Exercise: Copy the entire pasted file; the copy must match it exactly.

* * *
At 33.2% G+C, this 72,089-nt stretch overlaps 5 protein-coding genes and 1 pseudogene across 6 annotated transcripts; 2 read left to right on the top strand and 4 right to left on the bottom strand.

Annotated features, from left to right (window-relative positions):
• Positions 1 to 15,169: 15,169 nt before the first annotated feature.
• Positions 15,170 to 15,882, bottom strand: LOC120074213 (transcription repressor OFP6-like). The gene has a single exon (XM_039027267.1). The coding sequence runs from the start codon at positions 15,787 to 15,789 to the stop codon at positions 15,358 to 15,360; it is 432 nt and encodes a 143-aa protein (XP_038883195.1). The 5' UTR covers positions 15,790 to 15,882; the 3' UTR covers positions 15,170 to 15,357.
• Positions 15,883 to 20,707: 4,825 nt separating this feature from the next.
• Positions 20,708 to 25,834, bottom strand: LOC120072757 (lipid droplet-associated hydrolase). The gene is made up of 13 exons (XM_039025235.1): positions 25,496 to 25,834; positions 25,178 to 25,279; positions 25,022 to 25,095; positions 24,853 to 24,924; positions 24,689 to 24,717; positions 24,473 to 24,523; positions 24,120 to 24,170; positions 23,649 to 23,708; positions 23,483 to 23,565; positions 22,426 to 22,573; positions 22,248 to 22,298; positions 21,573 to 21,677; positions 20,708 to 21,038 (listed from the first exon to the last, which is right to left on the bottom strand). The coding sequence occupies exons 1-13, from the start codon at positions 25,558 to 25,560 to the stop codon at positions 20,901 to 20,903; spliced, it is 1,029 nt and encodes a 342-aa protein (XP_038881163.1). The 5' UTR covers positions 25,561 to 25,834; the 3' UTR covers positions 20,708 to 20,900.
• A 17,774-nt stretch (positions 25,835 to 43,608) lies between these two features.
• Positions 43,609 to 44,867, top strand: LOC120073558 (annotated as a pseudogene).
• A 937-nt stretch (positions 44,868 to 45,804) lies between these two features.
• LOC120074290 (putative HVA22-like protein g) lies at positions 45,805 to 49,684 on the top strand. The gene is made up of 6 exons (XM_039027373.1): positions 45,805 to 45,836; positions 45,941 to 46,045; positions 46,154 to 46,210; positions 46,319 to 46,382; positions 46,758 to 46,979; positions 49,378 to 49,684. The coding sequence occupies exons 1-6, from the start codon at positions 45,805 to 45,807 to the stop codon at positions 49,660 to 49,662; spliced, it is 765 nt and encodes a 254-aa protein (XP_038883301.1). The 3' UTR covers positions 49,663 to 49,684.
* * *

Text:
At 33.2% G+C, this 72,089-nt stretch overlaps 5 protein-coding genes and 1 pseudogene across 6 annotated transcripts; 2 read left to right on the top strand and 4 right to left on the bottom strand.

Annotated features, from left to right (window-relative positions):
• Positions 1 to 15,169: 15,169 nt before the first annotated feature.
• Positions 15,170 to 15,882, bottom strand: LOC120074213 (transcription repressor OFP6-like). The gene has a single exon (XM_039027267.1). The coding sequence runs from the start codon at positions 15,787 to 15,789 to the stop codon at positions 15,358 to 15,360; it is 432 nt and encodes a 143-aa protein (XP_038883195.1). The 5' UTR covers positions 15,790 to 15,882; the 3' UTR covers positions 15,170 to 15,357.
• Positions 15,883 to 20,707: 4,825 nt separating this feature from the next.
• Positions 20,708 to 25,834, bottom strand: LOC120072757 (lipid droplet-associated hydrolase). The gene is made up of 13 exons (XM_039025235.1): positions 25,496 to 25,834; positions 25,178 to 25,279; positions 25,022 to 25,095; positions 24,853 to 24,924; positions 24,689 to 24,717; positions 24,473 to 24,523; positions 24,120 to 24,170; positions 23,649 to 23,708; positions 23,483 to 23,565; positions 22,426 to 22,573; positions 22,248 to 22,298; positions 21,573 to 21,677; positions 20,708 to 21,038 (listed from the first exon to the last, which is right to left on the bottom strand). The coding sequence occupies exons 1-13, from the start codon at positions 25,558 to 25,560 to the stop codon at positions 20,901 to 20,903; spliced, it is 1,029 nt and encodes a 342-aa protein (XP_038881163.1). The 5' UTR covers positions 25,561 to 25,834; the 3' UTR covers positions 20,708 to 20,900.
• A 17,774-nt stretch (positions 25,835 to 43,608) lies between these two features.
• Positions 43,609 to 44,867, top strand: LOC120073558 (annotated as a pseudogene).
• A 937-nt stretch (positions 44,868 to 45,804) lies between these two features.
• LOC120074290 (putative HVA22-like protein g) lies at positions 45,805 to 49,684 on the top strand. The gene is made up of 6 exons (XM_039027373.1): positions 45,805 to 45,836; positions 45,941 to 46,045; positions 46,154 to 46,210; positions 46,319 to 46,382; positions 46,758 to 46,979; positions 49,378 to 49,684. The coding sequence occupies exons 1-6, from the start codon at positions 45,805 to 45,807 to the stop codon at positions 49,660 to 49,662; spliced, it is 765 nt and encodes a 254-aa protein (XP_038883301.1). The 3' UTR covers positions 49,663 to 49,684.